After weeks of back and forth, it has been decided that Art Basel Hong Kong, the prestigious art fair won’t be holding its 2020 event due to the coronavirus outbreak.
The marquee event was slated to commence from March 17 to 21 but was officially canceled on February 6 after the World Health Organization deemed the coronavirus a global emergency. Plus, after months of political protests throughout the region, Art Basel came to this conclusion.
Originally, the event was going to be postponed but without an end in sight to the outbreak, the directors of Art Basel wrote that they had no option but to cancel completely. Art Central, the event that happens alongside Art Basel has also been canceled.
What’s the latest on the coronavirus outbreak in Hong Kong?
As of early February, Hong Kong reported 24 active cases of the coronavirus with one death. Their Beijing-based government has done its best to avoid a complete travel ban from mainland China, as many other countries have issued in lieu of the coronavirus, but after the death of one of their citizens, they’ve begun to take things more seriously.
Currently, Hong Kong has mandated travelers coming from mainland China to a 14-day quarantine in their homes.
How is the art world responding to the cancelation of Art Basel Hong Kong?
As you can imagine, local galleries and registered patrons of this year’s Art Basel Hong Kong have responded to the news with resignation and disappointment. But, they’re understanding of the decision and hopeful that the 2021 event will be back stronger than ever.
Hong Kong is the most important venue for Art Basel in Asia so the city’s art scene is certainly saddened by the news. Still, it seems everyone is pulling together to make sure that Hong Kong remains a powerful hub for the Art Basel show in the future.
The directors are promising dealers a 75% reimbursement of their stand fees and the general noise from gallery owners and artists is supportive of Art Basel and Art Central’s decision to cancel.
As mentioned, Art Basel is a major art event for the Asian region, partially for commercial sales, but also for networking with international artists and patrons. Leaders in the space are concerned about what these means for their galleries and artists.
Still, Fabio Rossi, co-president of the Hong Kong Art Gallery Association feels that the cancelation is an opportunity to reinvigorate the local art scene by focusing on what already exists for Hong Kong residents.
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Other leaders in Hong Kong’s art space are using the cancelation to reassess the business models of their own galleries. Henrietta Tsui-Leung, founder and CEO of Galerie Ora-Ora said, “The cancellation proves to us over and over that we need to beef up our online presence,” which is an interesting takeaway from the situation.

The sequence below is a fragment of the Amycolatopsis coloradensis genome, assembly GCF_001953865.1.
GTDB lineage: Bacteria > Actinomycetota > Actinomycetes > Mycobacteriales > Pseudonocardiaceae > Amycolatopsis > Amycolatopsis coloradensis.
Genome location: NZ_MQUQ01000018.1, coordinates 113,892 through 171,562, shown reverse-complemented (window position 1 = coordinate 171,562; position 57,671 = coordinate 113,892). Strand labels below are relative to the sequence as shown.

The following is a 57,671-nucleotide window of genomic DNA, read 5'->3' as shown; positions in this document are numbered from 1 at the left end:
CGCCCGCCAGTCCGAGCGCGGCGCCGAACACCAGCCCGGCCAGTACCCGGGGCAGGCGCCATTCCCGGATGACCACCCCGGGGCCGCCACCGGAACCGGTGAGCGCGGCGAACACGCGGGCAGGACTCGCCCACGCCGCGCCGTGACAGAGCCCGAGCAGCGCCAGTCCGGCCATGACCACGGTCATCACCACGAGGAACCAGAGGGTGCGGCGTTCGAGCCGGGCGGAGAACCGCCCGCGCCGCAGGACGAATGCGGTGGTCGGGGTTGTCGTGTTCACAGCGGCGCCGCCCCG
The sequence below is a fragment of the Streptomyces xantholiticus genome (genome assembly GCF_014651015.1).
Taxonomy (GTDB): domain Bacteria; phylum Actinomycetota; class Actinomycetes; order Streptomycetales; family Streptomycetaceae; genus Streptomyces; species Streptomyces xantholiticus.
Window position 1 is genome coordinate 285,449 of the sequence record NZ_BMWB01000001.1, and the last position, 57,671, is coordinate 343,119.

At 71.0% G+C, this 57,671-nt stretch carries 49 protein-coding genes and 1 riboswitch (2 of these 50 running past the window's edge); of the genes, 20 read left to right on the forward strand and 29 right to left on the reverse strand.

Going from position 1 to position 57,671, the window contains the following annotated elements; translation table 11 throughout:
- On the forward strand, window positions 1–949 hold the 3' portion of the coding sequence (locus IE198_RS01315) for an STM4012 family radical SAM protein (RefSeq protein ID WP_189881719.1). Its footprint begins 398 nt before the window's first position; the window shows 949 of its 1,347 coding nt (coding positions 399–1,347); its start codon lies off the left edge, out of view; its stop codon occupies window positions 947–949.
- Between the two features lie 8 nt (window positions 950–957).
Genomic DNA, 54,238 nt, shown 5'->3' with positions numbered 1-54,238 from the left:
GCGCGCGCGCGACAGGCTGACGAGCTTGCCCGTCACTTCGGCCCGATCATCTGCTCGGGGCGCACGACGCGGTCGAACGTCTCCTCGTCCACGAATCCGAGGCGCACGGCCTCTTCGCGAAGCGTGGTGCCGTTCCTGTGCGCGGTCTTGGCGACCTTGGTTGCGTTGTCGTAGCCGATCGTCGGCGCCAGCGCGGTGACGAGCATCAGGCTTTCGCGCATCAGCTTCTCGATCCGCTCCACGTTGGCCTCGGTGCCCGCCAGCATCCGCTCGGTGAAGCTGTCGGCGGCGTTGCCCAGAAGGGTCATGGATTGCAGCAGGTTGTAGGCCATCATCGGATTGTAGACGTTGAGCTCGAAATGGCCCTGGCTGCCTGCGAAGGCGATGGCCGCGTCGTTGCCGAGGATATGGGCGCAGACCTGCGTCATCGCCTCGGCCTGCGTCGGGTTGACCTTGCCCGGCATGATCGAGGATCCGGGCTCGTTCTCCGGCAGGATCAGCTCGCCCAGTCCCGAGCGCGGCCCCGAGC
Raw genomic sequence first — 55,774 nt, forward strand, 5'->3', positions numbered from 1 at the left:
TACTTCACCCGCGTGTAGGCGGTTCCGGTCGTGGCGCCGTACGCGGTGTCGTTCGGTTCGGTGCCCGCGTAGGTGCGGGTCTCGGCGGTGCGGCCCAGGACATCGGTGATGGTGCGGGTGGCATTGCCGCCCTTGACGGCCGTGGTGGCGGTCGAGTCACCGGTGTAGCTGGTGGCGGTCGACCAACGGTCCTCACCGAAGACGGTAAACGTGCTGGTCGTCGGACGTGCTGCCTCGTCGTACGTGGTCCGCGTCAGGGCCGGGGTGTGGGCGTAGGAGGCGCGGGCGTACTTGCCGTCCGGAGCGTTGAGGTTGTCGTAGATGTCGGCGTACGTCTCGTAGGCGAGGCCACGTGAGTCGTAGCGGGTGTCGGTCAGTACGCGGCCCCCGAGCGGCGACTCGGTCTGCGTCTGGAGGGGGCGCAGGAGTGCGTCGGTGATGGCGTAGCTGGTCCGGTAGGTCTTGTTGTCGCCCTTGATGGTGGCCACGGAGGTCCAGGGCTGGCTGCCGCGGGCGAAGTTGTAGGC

She also notes that Hong Kong artists should strive to be more active in the US and European markets to cope when things don’t go to plan on the local level. “I just think we need to be more proactive and think of creative ways – not always just fairs anymore.”
Others agree with Rossi that local fairs will fill the void of Art Basel Hong Kong in 2020 to keep audiences hungry for high-quality art. Overall, regional artists and curators are confident that the cancellation is just motivation that will move their market forward.
How else has Asian art been affected by the coronavirus?
While not all art functions are being canceled – for example, Rossi went ahead with the opening of his gallery on February 15 – most are at least being postponed.
In Beijing, the UCCA Center for Contemporary Arts has extended its Lunar New Year closure indefinitely and has postponed its major upcoming exhibitions such as Immaterial/Re-material as well as a Yan Xing show.
Gallery Weekend Beijing which was supposed to happen from March 13 to 20 has also been postponed and new private art museums like the He Art Museum in Foshan are pushing back their grand openings until the coronavirus outbreak is under control.
While it’s a shame that the coronavirus is causing so many issues in the Asian region, it’s understandable why the government in mainland China and Hong Kong are taking extreme precautions. However, the coronavirus is affecting international art shows as well.
For example, performing artists Xiao Ke and Zi Han were expected to perform What is Chinese in Melbourne, Australia for the Asia-Pacific Triennial of Performing Arts. However, they were unable to board their outbound flight due to Australia’s travel ban that bars travelers from mainland China to enter the country.
As the Asian art market continues to grow as a superpower in the scene, it’s likely that these international travel bans will prevent countless artists from traveling to share their art.
Still, with the coronavirus outbreak, art galleries and canceled exhibitions are far from top-of-mind. The health and safety of residents is the country’s top priority at the moment and as a community, everyone is doing their best to be helpful and collaborative.
Hopefully, this chaotic outbreak will be under control sooner than later and from there, we will surely start to see some incredible artwork come out of the Chinese region in response to this powerful virus.